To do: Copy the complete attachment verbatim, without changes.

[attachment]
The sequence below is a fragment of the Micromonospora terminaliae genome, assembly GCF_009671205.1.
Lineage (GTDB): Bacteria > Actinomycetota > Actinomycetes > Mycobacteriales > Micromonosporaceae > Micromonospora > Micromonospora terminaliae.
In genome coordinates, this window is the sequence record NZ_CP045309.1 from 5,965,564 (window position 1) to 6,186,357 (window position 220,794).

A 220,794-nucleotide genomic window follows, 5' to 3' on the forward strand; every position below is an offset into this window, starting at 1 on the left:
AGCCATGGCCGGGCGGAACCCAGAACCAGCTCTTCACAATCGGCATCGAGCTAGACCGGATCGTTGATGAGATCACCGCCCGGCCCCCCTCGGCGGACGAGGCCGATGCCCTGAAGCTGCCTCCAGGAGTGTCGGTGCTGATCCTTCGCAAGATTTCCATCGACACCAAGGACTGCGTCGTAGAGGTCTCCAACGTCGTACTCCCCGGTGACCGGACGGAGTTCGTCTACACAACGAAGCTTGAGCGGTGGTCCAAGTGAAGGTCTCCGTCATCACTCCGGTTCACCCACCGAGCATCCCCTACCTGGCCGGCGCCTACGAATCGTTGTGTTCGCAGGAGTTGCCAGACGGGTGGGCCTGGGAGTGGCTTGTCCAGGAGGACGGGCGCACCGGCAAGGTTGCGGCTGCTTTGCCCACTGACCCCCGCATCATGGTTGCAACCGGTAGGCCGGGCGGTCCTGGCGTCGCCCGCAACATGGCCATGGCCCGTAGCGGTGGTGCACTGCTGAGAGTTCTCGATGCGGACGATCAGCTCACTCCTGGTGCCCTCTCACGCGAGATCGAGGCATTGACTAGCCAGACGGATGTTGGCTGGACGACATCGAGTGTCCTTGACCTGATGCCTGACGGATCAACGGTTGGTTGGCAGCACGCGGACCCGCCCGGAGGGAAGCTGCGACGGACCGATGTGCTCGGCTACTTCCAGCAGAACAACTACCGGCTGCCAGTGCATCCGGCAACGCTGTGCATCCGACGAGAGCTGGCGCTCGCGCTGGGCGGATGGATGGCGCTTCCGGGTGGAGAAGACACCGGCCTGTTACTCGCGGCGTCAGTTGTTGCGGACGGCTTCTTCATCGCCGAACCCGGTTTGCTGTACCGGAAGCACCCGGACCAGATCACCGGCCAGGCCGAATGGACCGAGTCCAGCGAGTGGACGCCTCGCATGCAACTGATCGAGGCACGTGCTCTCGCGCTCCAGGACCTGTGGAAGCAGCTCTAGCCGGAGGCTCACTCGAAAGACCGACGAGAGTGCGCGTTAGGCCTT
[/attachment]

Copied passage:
The sequence below is a fragment of the Micromonospora terminaliae genome, assembly GCF_009671205.1.
Lineage (GTDB): Bacteria > Actinomycetota > Actinomycetes > Mycobacteriales > Micromonosporaceae > Micromonospora > Micromonospora terminaliae.
In genome coordinates, this window is the sequence record NZ_CP045309.1 from 5,965,564 (window position 1) to 6,186,357 (window position 220,794).

A 220,794-nucleotide genomic window follows, 5' to 3' on the forward strand; every position below is an offset into this window, starting at 1 on the left:
AGCCATGGCCGGGCGGAACCCAGAACCAGCTCTTCACAATCGGCATCGAGCTAGACCGGATCGTTGATGAGATCACCGCCCGGCCCCCCTCGGCGGACGAGGCCGATGCCCTGAAGCTGCCTCCAGGAGTGTCGGTGCTGATCCTTCGCAAGATTTCCATCGACACCAAGGACTGCGTCGTAGAGGTCTCCAACGTCGTACTCCCCGGTGACCGGACGGAGTTCGTCTACACAACGAAGCTTGAGCGGTGGTCCAAGTGAAGGTCTCCGTCATCACTCCGGTTCACCCACCGAGCATCCCCTACCTGGCCGGCGCCTACGAATCGTTGTGTTCGCAGGAGTTGCCAGACGGGTGGGCCTGGGAGTGGCTTGTCCAGGAGGACGGGCGCACCGGCAAGGTTGCGGCTGCTTTGCCCACTGACCCCCGCATCATGGTTGCAACCGGTAGGCCGGGCGGTCCTGGCGTCGCCCGCAACATGGCCATGGCCCGTAGCGGTGGTGCACTGCTGAGAGTTCTCGATGCGGACGATCAGCTCACTCCTGGTGCCCTCTCACGCGAGATCGAGGCATTGACTAGCCAGACGGATGTTGGCTGGACGACATCGAGTGTCCTTGACCTGATGCCTGACGGATCAACGGTTGGTTGGCAGCACGCGGACCCGCCCGGAGGGAAGCTGCGACGGACCGATGTGCTCGGCTACTTCCAGCAGAACAACTACCGGCTGCCAGTGCATCCGGCAACGCTGTGCATCCGACGAGAGCTGGCGCTCGCGCTGGGCGGATGGATGGCGCTTCCGGGTGGAGAAGACACCGGCCTGTTACTCGCGGCGTCAGTTGTTGCGGACGGCTTCTTCATCGCCGAACCCGGTTTGCTGTACCGGAAGCACCCGGACCAGATCACCGGCCAGGCCGAATGGACCGAGTCCAGCGAGTGGACGCCTCGCATGCAACTGATCGAGGCACGTGCTCTCGCGCTCCAGGACCTGTGGAAGCAGCTCTAGCCGGAGGCTCACTCGAAAGACCGACGAGAGTGCGCGTTAGGCCTT